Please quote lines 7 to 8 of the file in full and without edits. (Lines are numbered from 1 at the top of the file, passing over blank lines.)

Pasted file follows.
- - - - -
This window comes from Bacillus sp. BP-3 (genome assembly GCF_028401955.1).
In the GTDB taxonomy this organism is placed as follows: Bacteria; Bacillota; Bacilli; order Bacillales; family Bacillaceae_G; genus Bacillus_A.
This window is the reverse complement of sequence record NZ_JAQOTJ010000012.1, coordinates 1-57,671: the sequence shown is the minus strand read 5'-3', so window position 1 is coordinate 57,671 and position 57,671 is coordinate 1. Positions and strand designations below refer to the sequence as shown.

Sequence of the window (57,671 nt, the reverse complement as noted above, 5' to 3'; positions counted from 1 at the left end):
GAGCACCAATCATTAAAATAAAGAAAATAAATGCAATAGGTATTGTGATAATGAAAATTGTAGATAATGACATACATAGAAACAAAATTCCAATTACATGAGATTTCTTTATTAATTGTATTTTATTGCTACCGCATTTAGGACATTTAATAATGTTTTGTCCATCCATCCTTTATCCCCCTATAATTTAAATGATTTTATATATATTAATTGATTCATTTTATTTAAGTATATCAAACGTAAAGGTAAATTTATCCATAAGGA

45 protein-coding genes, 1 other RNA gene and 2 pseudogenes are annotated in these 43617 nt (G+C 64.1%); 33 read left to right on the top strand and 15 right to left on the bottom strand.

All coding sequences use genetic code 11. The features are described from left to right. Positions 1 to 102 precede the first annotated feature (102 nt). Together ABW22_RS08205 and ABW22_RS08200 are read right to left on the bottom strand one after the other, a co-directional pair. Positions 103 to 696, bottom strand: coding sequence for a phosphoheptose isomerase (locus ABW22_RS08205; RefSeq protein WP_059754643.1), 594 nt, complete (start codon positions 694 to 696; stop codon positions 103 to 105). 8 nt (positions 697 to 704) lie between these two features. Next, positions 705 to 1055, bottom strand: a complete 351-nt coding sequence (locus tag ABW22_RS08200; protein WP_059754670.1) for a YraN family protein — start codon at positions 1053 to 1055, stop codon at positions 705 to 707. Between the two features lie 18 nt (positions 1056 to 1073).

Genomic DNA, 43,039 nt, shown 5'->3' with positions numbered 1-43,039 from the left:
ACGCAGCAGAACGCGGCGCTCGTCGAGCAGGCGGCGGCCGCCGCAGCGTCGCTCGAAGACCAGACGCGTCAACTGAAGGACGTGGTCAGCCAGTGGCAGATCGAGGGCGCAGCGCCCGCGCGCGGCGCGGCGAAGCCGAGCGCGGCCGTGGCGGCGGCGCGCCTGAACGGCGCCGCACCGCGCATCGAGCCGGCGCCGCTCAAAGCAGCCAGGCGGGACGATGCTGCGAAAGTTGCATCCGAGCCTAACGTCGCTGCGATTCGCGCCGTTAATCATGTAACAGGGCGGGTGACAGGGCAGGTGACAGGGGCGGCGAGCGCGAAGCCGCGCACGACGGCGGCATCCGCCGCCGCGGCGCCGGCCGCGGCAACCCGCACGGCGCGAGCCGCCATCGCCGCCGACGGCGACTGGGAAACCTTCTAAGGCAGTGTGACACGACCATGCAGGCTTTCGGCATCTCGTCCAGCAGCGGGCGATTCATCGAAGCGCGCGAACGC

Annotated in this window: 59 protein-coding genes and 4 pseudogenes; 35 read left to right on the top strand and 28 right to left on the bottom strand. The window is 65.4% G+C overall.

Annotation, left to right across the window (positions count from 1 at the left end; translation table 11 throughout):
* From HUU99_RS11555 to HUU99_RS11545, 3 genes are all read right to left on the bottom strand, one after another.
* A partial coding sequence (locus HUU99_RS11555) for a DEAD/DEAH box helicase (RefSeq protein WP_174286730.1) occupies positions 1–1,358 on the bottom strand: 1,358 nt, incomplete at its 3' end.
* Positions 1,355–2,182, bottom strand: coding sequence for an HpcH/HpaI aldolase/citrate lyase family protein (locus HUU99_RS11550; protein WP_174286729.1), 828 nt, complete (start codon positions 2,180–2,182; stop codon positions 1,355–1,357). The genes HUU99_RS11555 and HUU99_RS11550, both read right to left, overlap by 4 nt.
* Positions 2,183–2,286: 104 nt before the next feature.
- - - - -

All coding sequences use genetic code 11. The features are described from left to right. Positions 1 to 102 precede the first annotated feature (102 nt). Together ABW22_RS08205 and ABW22_RS08200 are read right to left on the bottom strand one after the other, a co-directional pair. Positions 103 to 696, bottom strand: coding sequence for a phosphoheptose isomerase (locus ABW22_RS08205; RefSeq protein WP_059754643.1), 594 nt, complete (start codon positions 694 to 696; stop codon positions 103 to 105). 8 nt (positions 697 to 704) lie between these two features. Next, positions 705 to 1055, bottom strand: a complete 351-nt coding sequence (locus tag ABW22_RS08200; protein WP_059754670.1) for a YraN family protein — start codon at positions 1053 to 1055, stop codon at positions 705 to 707. Between the two features lie 18 nt (positions 1056 to 1073).

Genomic DNA, 43,039 nt, shown 5'->3' with positions numbered 1-43,039 from the left: